Cannabis stock short sellers have lost $490 million year-to-date and $626 million since the start of August according to S3 Partners. Betting against the booming marijuana sector has become a very expensive occupation as of late. Short interest in the cannabis sector rose by $458 million (44%) to $1.5 billion since the end of Q2.
Aside from losing money when the share price rises, short sellers also having to pay an increasing amount of fees when they bet against marijuana stocks. Investors short a stock by borrowing shares and selling them, in anticipation that they can buy them back later at a lower price. Those lending the shares charge a fee, which tends to go up as the stock becomes harder to get ahold of.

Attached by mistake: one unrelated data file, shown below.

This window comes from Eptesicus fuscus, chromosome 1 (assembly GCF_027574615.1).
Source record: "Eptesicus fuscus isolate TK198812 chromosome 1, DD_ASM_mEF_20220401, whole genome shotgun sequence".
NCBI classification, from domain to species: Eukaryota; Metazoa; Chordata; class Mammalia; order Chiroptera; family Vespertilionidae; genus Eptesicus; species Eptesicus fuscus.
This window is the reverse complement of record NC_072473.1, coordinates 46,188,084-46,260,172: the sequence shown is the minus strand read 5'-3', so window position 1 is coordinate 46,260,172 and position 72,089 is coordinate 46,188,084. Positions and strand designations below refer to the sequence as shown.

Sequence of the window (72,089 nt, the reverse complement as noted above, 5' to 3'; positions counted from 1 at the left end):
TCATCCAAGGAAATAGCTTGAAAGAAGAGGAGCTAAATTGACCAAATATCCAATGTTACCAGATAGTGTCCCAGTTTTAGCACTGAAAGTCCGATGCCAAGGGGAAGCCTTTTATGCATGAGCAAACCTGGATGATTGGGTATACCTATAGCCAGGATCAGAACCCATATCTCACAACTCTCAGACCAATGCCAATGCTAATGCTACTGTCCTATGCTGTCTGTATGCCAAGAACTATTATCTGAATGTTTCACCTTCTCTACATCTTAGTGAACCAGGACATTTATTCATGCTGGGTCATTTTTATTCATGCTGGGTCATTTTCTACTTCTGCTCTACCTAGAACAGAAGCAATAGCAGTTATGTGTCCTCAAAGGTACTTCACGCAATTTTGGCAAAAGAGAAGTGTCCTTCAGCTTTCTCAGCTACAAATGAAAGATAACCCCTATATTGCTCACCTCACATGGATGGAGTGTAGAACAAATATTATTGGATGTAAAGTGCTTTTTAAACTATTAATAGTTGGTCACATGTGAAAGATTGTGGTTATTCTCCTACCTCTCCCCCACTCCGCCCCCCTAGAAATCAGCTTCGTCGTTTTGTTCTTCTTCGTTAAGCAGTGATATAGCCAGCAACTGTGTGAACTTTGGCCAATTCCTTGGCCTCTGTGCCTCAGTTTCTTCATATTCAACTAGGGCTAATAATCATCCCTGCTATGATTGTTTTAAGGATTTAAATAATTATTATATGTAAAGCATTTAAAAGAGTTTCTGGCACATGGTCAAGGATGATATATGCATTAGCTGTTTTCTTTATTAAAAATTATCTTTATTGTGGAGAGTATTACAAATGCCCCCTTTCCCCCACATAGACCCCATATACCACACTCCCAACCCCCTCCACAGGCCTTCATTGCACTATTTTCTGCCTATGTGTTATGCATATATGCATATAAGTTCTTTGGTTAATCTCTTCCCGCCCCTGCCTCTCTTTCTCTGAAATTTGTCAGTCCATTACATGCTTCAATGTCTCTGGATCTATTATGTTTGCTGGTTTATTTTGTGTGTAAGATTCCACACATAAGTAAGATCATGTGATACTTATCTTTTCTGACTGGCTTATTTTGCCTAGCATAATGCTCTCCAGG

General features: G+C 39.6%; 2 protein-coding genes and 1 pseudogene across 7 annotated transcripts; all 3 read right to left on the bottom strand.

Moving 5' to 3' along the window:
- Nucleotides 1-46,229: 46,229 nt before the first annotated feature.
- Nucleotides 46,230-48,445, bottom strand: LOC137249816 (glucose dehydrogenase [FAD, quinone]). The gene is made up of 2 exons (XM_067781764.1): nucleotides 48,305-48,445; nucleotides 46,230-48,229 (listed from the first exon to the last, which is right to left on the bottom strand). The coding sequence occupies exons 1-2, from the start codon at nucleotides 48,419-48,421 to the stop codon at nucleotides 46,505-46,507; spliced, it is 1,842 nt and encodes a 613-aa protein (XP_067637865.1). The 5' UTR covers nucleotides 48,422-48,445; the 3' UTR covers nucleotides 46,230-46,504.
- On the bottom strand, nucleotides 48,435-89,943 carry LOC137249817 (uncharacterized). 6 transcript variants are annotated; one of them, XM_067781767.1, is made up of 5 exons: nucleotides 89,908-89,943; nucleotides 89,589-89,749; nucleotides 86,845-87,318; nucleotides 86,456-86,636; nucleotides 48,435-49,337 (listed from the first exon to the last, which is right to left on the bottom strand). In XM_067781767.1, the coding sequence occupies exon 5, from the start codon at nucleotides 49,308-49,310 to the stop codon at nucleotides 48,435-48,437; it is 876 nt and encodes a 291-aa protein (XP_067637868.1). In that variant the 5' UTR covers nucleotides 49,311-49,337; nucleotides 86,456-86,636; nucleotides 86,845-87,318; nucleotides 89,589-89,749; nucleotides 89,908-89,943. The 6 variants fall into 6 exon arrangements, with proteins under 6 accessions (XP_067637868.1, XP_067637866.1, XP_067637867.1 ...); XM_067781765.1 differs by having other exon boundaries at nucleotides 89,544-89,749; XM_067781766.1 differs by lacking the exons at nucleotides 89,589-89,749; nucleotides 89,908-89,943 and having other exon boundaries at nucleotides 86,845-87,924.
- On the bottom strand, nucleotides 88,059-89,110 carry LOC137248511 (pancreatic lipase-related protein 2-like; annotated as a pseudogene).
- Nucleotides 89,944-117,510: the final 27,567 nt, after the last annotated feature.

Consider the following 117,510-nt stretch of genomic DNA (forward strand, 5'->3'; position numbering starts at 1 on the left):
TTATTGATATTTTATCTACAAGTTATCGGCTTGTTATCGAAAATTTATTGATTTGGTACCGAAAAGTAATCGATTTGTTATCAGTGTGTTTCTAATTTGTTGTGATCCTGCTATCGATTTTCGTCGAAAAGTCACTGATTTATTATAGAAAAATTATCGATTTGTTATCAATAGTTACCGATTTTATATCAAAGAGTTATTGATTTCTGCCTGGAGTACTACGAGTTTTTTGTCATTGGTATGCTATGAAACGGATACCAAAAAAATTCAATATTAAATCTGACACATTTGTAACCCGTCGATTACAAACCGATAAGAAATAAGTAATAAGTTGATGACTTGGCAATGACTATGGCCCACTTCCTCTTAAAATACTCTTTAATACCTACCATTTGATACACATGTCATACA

S3 Partners reported that short sellers are paying over $2.4 million per day in financing costs as the average fees to borrow stocks in the sector hit 21.8%. The report also added that shorting the two main cannabis ETFs isn’t much cheaper, costing investors on average a fee of 20.8%.
Higher average fees were blamed mostly on the fact that stock borrows for some of the sector’s most shorted shares have been more difficult to locate. For example, shorting Tilray’s (NASDAQ: TLRY) stock now reportedly costs a fee of anywhere between 450% to 600%. The Green Organic Dutchman Holdings (TSX: TGOD) and Cronos Group (TSX: CRON) were also classified as expensive stocks to short, with fees of roughly 50%.
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